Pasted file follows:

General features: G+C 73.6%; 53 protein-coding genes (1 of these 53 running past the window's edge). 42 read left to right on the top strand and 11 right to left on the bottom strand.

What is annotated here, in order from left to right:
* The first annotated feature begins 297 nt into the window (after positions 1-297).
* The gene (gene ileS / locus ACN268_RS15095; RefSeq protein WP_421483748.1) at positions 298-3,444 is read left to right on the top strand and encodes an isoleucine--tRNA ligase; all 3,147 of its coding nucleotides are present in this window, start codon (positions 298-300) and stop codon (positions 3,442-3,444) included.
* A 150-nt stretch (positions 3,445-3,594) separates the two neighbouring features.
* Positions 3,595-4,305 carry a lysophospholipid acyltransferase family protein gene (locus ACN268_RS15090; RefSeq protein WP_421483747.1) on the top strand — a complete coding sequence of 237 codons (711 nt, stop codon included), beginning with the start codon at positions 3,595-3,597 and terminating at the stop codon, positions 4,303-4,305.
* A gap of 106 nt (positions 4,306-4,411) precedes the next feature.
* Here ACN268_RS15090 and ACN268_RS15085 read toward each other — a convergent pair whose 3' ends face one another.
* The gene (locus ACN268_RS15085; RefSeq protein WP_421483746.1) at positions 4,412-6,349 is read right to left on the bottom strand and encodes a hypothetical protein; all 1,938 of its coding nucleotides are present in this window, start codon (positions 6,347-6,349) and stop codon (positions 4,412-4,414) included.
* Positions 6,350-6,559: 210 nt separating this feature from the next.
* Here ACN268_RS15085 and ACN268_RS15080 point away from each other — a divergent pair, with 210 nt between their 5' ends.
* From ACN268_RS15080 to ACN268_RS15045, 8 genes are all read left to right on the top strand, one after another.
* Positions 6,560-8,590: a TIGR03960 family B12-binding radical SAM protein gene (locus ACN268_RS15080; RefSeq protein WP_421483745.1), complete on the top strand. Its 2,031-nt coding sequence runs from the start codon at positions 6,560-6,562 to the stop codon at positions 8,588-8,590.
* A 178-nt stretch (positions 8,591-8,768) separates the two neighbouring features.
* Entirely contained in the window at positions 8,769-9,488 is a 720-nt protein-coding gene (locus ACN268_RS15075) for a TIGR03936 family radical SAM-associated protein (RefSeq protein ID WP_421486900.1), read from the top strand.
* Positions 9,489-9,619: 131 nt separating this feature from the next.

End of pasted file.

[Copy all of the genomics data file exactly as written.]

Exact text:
General features: G+C 73.6%; 53 protein-coding genes (1 of these 53 running past the window's edge). 42 read left to right on the top strand and 11 right to left on the bottom strand.

What is annotated here, in order from left to right:
* The first annotated feature begins 297 nt into the window (after positions 1-297).
* The gene (gene ileS / locus ACN268_RS15095; RefSeq protein WP_421483748.1) at positions 298-3,444 is read left to right on the top strand and encodes an isoleucine--tRNA ligase; all 3,147 of its coding nucleotides are present in this window, start codon (positions 298-300) and stop codon (positions 3,442-3,444) included.
* A 150-nt stretch (positions 3,445-3,594) separates the two neighbouring features.
* Positions 3,595-4,305 carry a lysophospholipid acyltransferase family protein gene (locus ACN268_RS15090; RefSeq protein WP_421483747.1) on the top strand — a complete coding sequence of 237 codons (711 nt, stop codon included), beginning with the start codon at positions 3,595-3,597 and terminating at the stop codon, positions 4,303-4,305.
* A gap of 106 nt (positions 4,306-4,411) precedes the next feature.
* Here ACN268_RS15090 and ACN268_RS15085 read toward each other — a convergent pair whose 3' ends face one another.
* The gene (locus ACN268_RS15085; RefSeq protein WP_421483746.1) at positions 4,412-6,349 is read right to left on the bottom strand and encodes a hypothetical protein; all 1,938 of its coding nucleotides are present in this window, start codon (positions 6,347-6,349) and stop codon (positions 4,412-4,414) included.
* Positions 6,350-6,559: 210 nt separating this feature from the next.
* Here ACN268_RS15085 and ACN268_RS15080 point away from each other — a divergent pair, with 210 nt between their 5' ends.
* From ACN268_RS15080 to ACN268_RS15045, 8 genes are all read left to right on the top strand, one after another.
* Positions 6,560-8,590: a TIGR03960 family B12-binding radical SAM protein gene (locus ACN268_RS15080; RefSeq protein WP_421483745.1), complete on the top strand. Its 2,031-nt coding sequence runs from the start codon at positions 6,560-6,562 to the stop codon at positions 8,588-8,590.
* A 178-nt stretch (positions 8,591-8,768) separates the two neighbouring features.
* Entirely contained in the window at positions 8,769-9,488 is a 720-nt protein-coding gene (locus ACN268_RS15075) for a TIGR03936 family radical SAM-associated protein (RefSeq protein ID WP_421486900.1), read from the top strand.
* Positions 9,489-9,619: 131 nt separating this feature from the next.